The civic infrastructure for the Marsfield Municipality was based in Marsfield, not Eastwood, even though Eastwood had a station on the main north-south railway line. The council chambers were on the corner of Herring and Abuklea Roads, on the site of the present Macquarie Presbyterian Church. Since 1885, there had been great expectations that a tramway would be built from the city, probably via the new Gladesville Bridge, to the Field of Mars. But the tramway was not built in the 1880s or 1890s, and those buyers who had bought on the basis of this promise found they were, at best, weekend visitors to their properties. When the tramway was extended, it went no further than Hattons Flat, Ryde (now the site of the Ryde Civic Centre).

One such family was the Christie family. Robert Gordon Christie emigrated from Paisley, Scotland in 1886 with his wife Mary and three children, Bob, Nettie and Jack. He had worked as a carpet designer in Kilmarnock and after arriving in Sydney found work as a lino designer for Anthony Hordern and Sons. The family lived first at Balmain and Rozelle. In 1892 Robert Christie bought 22 acres (9 hectares) of land at Marsfield. On the weekends the family worked on clearing the land and building a little wooden house. The weekly journey from Rozelle was made on foot since the tramline was never built. After clearing the ground, they planted an orchard of peaches, nectarines, persimmons, figs, quinces and guavas.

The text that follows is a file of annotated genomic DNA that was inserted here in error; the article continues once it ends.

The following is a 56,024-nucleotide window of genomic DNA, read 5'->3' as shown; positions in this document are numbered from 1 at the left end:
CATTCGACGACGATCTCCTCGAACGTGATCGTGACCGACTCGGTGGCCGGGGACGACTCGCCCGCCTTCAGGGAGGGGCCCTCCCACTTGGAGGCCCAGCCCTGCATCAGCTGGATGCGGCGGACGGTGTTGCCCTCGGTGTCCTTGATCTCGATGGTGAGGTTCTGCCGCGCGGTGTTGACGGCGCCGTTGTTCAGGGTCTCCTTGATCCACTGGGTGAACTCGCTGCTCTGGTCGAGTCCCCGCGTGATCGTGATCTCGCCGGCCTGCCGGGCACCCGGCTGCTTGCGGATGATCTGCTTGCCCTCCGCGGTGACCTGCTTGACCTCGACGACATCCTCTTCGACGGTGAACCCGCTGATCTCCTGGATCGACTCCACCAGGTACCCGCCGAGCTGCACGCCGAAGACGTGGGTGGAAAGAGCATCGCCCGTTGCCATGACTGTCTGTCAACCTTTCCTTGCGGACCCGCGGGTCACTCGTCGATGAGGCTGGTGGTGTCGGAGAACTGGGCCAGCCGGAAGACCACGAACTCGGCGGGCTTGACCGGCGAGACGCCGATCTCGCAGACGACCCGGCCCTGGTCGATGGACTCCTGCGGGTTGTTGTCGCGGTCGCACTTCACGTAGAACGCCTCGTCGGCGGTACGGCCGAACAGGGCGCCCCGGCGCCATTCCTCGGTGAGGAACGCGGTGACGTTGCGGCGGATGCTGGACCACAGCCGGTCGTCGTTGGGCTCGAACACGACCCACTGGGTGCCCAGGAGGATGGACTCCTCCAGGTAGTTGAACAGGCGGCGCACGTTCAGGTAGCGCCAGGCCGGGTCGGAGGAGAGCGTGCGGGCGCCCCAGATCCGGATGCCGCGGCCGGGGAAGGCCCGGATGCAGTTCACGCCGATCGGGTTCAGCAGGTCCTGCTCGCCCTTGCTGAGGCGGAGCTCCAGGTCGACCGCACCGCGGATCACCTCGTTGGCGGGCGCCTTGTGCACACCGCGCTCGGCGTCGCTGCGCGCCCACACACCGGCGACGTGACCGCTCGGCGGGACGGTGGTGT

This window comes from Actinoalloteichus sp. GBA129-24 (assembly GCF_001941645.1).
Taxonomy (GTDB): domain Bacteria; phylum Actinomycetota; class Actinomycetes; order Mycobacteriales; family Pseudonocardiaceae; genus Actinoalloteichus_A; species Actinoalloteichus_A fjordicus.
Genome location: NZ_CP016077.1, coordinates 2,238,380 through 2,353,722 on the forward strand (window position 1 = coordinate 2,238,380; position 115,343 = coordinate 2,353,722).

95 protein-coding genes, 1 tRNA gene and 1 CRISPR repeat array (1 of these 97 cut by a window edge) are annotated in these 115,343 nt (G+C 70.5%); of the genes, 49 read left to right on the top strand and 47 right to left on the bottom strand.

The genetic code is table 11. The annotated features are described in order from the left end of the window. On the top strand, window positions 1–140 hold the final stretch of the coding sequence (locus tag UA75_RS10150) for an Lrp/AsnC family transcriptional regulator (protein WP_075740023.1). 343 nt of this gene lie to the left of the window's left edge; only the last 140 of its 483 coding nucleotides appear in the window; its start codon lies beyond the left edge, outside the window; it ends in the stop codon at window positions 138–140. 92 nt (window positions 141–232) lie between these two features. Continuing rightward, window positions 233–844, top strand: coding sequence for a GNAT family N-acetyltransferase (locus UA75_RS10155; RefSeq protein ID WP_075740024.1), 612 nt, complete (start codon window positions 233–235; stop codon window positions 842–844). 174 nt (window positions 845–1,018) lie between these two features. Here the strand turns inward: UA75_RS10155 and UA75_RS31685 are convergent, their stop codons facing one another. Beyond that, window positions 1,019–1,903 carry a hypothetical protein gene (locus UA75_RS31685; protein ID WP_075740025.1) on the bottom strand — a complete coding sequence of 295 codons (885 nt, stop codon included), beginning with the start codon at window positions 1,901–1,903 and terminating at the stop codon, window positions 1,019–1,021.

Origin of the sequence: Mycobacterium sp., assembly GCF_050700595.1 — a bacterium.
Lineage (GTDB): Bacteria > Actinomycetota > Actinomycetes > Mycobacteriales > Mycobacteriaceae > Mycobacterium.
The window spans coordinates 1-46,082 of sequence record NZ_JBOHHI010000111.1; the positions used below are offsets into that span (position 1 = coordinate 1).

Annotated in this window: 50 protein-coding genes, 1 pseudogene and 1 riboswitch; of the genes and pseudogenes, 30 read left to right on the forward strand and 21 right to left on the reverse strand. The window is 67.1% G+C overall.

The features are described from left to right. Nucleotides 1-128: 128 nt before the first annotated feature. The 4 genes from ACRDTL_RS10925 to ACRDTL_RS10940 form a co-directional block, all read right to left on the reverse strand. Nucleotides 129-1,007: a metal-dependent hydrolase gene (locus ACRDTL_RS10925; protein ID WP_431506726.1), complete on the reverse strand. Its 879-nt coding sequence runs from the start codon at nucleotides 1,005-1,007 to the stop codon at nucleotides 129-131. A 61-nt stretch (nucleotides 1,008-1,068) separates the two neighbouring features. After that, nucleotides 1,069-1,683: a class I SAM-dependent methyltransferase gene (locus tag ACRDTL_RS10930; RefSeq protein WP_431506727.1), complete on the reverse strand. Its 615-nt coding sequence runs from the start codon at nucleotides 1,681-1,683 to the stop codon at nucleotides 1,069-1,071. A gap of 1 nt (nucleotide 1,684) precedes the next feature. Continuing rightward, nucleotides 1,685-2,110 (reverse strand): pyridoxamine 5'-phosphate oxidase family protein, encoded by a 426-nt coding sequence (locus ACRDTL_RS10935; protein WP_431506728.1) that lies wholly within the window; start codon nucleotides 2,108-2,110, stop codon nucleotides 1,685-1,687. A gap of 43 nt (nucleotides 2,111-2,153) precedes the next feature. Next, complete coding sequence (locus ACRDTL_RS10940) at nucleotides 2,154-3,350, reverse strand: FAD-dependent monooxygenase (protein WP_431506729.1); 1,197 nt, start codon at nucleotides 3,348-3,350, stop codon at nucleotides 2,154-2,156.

Harry Curzon Smith's vision

The most imposing building in Marsfield is Curzon Hall, a two-storey construction, part castle, part mansion, part baronial hall. It was built between 1897 and 1900 by Harry Curzon Smith, a businessman and entrepreneur who had the lease of railway refreshment rooms. By 1894 he controlled all the New South Wales Government Railway refreshment rooms north of Singleton, as well as those on the Narrabri line and at the Sydney terminal. He also had the lease of Caves House at Jenolan Caves and ran a horse-bus service from Gladesville to Curzon Park on the Lane Cove River at North Ryde, where he had a picnic ground.